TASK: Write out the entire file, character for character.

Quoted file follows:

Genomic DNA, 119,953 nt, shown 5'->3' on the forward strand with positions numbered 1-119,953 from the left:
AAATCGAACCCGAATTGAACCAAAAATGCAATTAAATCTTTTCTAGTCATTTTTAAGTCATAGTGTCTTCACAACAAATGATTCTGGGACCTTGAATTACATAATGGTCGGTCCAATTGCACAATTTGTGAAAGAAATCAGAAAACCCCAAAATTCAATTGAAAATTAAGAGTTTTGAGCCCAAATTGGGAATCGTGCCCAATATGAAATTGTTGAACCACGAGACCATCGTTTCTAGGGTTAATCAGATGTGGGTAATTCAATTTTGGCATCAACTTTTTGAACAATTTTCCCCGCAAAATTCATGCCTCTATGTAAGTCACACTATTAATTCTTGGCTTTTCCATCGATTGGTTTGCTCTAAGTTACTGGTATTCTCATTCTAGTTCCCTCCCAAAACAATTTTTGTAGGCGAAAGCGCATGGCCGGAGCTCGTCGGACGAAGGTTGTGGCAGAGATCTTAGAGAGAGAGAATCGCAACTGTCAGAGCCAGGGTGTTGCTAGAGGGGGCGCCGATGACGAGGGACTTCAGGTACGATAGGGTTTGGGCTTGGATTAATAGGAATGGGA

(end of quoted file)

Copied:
Genomic DNA, 119,953 nt, shown 5'->3' on the forward strand with positions numbered 1-119,953 from the left:
AAATCGAACCCGAATTGAACCAAAAATGCAATTAAATCTTTTCTAGTCATTTTTAAGTCATAGTGTCTTCACAACAAATGATTCTGGGACCTTGAATTACATAATGGTCGGTCCAATTGCACAATTTGTGAAAGAAATCAGAAAACCCCAAAATTCAATTGAAAATTAAGAGTTTTGAGCCCAAATTGGGAATCGTGCCCAATATGAAATTGTTGAACCACGAGACCATCGTTTCTAGGGTTAATCAGATGTGGGTAATTCAATTTTGGCATCAACTTTTTGAACAATTTTCCCCGCAAAATTCATGCCTCTATGTAAGTCACACTATTAATTCTTGGCTTTTCCATCGATTGGTTTGCTCTAAGTTACTGGTATTCTCATTCTAGTTCCCTCCCAAAACAATTTTTGTAGGCGAAAGCGCATGGCCGGAGCTCGTCGGACGAAGGTTGTGGCAGAGATCTTAGAGAGAGAGAATCGCAACTGTCAGAGCCAGGGTGTTGCTAGAGGGGGCGCCGATGACGAGGGACTTCAGGTACGATAGGGTTTGGGCTTGGATTAATAGGAATGGGA